Updated on June 27, 2017
What’s Going On With Senior Army Leadership?
Throughout history, general officers have had a lot of responsibilities. They were from the elite class and were considered to be the gentlemen of the military. Until the latter part of the American Revolution generals were considered sacrosanct and were not targeted by enemy troops. Not much has changed over the past few centuries except a transition from European-style linear warfare to American-style total warfare. Generals have special court martial authority. They have virtual dictatorial control over the troops and land they command. They are treated like kings with their own chefs, drivers, and privileges. They make the laws that govern their units and the bases they command. They are the legislative, judicial, and executive branch of the military. A general officer letter of reprimand is a career killer and often used when non-judicial or criminal punishment isn’t possible since it cannot be challenged.
In the past few years, a growing number of generals are finding themselves in hot water. The same people that are responsible for discipline and good order are forgetting what that means in their own spheres. There aren’t a lot of generals in the Army – about 231. So, when a general gets in trouble, it’s a big deal. Generals demand accountability. When subordinate officers make a mistake, they are expected to own up to it and take responsibility for their actions. Even innocent mistakes that anyone would have made could ruin an officer’s career. While their careers are ruined in public, generals have the details of their discipline and accusations largely hidden from public scrutiny for fear of it reducing confidence in the corps.
So, I was a little surprised when I read Maj. Gen. Wayne Grigsby’s excuse for having an inappropriate relationship with a subordinate captain.
“I do not want to make any excuses, but you can see from my record that I have been deployed [eight] times for a total of [six and a half] years — practically every other year since 9/11,” Grigsby wrote in his response to the April memorandum of reprimand that sealed his fate. “Due in large part to this frenetic schedule, I have been struggling with my family situation for a while, attempting to balance a military career and be the husband, father and grandfather I desired to be and what my family reasonably expected from me.”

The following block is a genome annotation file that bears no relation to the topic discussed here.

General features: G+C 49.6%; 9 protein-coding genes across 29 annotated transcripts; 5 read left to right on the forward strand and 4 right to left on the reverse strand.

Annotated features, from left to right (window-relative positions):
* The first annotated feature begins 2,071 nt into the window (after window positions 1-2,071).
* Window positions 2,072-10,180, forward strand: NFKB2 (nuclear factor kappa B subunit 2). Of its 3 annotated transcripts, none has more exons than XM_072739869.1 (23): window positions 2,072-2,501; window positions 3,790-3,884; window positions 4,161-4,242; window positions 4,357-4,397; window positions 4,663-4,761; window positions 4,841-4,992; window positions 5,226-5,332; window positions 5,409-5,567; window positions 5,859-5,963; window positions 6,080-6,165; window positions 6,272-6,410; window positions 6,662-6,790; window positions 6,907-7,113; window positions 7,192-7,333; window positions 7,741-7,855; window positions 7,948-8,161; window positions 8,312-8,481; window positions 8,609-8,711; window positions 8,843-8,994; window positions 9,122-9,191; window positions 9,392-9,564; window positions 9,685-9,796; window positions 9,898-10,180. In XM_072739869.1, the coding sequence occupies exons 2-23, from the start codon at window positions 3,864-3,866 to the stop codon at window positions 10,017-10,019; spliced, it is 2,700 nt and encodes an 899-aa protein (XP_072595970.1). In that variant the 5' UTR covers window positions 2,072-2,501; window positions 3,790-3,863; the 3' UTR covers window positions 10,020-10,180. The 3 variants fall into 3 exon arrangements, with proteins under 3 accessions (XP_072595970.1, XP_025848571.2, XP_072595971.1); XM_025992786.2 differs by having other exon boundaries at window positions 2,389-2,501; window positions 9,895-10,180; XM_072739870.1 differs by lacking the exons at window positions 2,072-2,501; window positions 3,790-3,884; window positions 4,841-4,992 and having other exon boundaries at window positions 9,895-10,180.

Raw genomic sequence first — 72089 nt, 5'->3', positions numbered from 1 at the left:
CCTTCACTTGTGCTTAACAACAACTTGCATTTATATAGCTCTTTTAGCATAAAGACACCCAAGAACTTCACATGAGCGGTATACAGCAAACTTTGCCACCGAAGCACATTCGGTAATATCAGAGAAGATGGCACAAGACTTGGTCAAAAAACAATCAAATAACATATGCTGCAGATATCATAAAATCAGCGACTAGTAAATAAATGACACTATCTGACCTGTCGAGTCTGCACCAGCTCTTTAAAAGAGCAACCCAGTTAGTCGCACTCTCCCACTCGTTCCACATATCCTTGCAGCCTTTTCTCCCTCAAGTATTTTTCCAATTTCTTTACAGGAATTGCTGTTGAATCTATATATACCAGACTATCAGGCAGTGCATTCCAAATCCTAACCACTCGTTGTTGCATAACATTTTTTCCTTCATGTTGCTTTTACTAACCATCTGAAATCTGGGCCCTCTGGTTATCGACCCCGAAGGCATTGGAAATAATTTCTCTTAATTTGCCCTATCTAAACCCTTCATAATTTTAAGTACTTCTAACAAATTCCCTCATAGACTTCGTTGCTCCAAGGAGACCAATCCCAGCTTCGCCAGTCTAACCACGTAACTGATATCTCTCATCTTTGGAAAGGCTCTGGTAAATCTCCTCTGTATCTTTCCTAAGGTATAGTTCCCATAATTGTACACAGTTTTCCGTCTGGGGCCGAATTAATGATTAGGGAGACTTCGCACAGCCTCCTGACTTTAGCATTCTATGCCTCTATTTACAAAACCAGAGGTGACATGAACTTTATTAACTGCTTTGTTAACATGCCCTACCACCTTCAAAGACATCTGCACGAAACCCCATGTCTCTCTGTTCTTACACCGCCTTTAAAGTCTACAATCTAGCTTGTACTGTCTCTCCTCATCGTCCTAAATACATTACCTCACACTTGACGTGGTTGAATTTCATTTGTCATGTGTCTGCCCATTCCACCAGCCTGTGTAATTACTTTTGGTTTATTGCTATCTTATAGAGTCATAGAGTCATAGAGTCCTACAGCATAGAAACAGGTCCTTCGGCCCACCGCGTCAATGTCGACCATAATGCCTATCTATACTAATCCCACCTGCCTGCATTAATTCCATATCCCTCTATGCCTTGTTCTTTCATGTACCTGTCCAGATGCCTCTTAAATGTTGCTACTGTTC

Can you imagine what the General’s response would have been if an enlisted soldier, NCO, or junior officer was standing before his desk and used the excuse, “my deployments made me do it!?” He’d have the book thrown at him.
When I was in Afghanistan, there was a similar incident with a general on Kandahar Airfield where I was based. I had briefed BG Jeffrey Sinclair on several occasions and even had to stand before him when that disgraced former blogger who shall not be named filed baseless accusations against me and attempted to disrupt our mission. Here’s a man that was judging me while he himself was doing far worse than I was even accused of doing. But, he was allowed to keep his rank, his pay, and didn’t serve any jail time.
A news release by the Fort Bragg Public Affairs Office listed the charges presented against Sinclair as including “forcible sodomy, wrongful sexual conduct, attempted violation of an order, violations of regulations by wrongfully engaging in inappropriate relationships and misusing a government travel charge card, violating general orders by possessing alcohol and pornography while deployed, maltreatment of subordinates, filing fraudulent claims, engaging in conduct unbecoming an officer and a gentleman and engaging in conduct prejudicial to good order and discipline, or of a nature to bring discredit upon the armed forces.”
In 2015, a Major General was reprimanded for steering defense contracts to his friends. Brigadier General Bobeck was removed from command last year and remains under investigation for a similar reason in addition to an extramarital affair.
Military discipline begins at the top. The top needs to pick itself up by its bootstraps and do some self-evaluation. The last thing it needs to do is start excusing bad behavior due to “optempo.” Generals have it easy in combat theaters. They have amazing billets, delicious food, priority travel (including their own helicopters), and don’t have to generally worry about being shot at. I would take a general officer’s optempo with the perks that come along with it any day over the optempo and lifestyle of the average grunt.